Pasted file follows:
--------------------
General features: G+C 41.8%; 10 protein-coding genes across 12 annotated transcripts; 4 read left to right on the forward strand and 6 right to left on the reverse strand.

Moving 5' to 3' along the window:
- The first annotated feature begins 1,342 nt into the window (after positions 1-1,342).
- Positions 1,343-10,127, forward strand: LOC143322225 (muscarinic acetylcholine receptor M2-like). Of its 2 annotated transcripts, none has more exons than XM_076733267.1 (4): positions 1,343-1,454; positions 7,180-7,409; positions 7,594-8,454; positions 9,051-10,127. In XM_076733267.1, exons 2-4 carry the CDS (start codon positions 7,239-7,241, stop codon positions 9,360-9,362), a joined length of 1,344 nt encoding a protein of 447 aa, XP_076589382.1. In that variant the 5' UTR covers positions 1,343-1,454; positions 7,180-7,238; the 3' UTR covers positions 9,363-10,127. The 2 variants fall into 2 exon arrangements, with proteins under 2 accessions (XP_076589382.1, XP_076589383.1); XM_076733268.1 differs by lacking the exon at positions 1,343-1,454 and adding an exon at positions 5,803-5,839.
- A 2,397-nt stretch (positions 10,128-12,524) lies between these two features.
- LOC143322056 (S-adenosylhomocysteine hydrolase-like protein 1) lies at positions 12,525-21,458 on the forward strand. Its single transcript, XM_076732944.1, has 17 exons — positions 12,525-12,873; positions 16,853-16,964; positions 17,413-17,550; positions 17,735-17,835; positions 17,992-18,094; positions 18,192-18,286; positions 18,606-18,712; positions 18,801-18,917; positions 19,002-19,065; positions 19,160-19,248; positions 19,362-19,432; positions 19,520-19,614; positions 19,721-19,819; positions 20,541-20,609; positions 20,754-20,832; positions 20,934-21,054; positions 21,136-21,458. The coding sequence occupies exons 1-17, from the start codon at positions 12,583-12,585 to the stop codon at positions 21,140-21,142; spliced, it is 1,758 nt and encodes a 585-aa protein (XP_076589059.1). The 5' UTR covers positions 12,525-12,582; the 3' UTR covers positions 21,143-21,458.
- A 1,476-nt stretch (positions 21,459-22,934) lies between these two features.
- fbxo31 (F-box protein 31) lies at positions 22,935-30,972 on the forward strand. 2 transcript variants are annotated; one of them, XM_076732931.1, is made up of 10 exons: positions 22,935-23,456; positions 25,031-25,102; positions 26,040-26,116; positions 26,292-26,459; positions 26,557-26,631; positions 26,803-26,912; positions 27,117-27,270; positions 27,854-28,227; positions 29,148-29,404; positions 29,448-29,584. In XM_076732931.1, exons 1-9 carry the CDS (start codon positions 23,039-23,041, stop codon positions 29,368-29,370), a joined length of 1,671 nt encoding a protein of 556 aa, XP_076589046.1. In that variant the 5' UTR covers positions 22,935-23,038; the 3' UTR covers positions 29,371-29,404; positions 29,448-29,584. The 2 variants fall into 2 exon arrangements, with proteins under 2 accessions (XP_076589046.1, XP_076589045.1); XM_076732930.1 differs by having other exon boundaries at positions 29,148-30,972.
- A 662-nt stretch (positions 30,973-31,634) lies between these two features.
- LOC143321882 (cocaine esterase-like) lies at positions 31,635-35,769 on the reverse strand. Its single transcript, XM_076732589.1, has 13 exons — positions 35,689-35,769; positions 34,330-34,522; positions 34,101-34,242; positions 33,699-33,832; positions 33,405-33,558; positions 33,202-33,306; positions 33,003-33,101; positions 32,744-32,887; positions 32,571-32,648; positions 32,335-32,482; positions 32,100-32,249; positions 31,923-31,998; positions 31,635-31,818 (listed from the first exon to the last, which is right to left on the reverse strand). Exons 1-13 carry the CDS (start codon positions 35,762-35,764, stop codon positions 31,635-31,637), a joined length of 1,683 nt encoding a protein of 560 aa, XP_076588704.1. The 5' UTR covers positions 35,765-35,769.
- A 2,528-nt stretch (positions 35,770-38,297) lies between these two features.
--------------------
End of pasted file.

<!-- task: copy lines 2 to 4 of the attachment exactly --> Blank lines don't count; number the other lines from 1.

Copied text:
Moving 5' to 3' along the window:
- The first annotated feature begins 1,342 nt into the window (after positions 1-1,342).
- Positions 1,343-10,127, forward strand: LOC143322225 (muscarinic acetylcholine receptor M2-like). Of its 2 annotated transcripts, none has more exons than XM_076733267.1 (4): positions 1,343-1,454; positions 7,180-7,409; positions 7,594-8,454; positions 9,051-10,127. In XM_076733267.1, exons 2-4 carry the CDS (start codon positions 7,239-7,241, stop codon positions 9,360-9,362), a joined length of 1,344 nt encoding a protein of 447 aa, XP_076589382.1. In that variant the 5' UTR covers positions 1,343-1,454; positions 7,180-7,238; the 3' UTR covers positions 9,363-10,127. The 2 variants fall into 2 exon arrangements, with proteins under 2 accessions (XP_076589382.1, XP_076589383.1); XM_076733268.1 differs by lacking the exon at positions 1,343-1,454 and adding an exon at positions 5,803-5,839.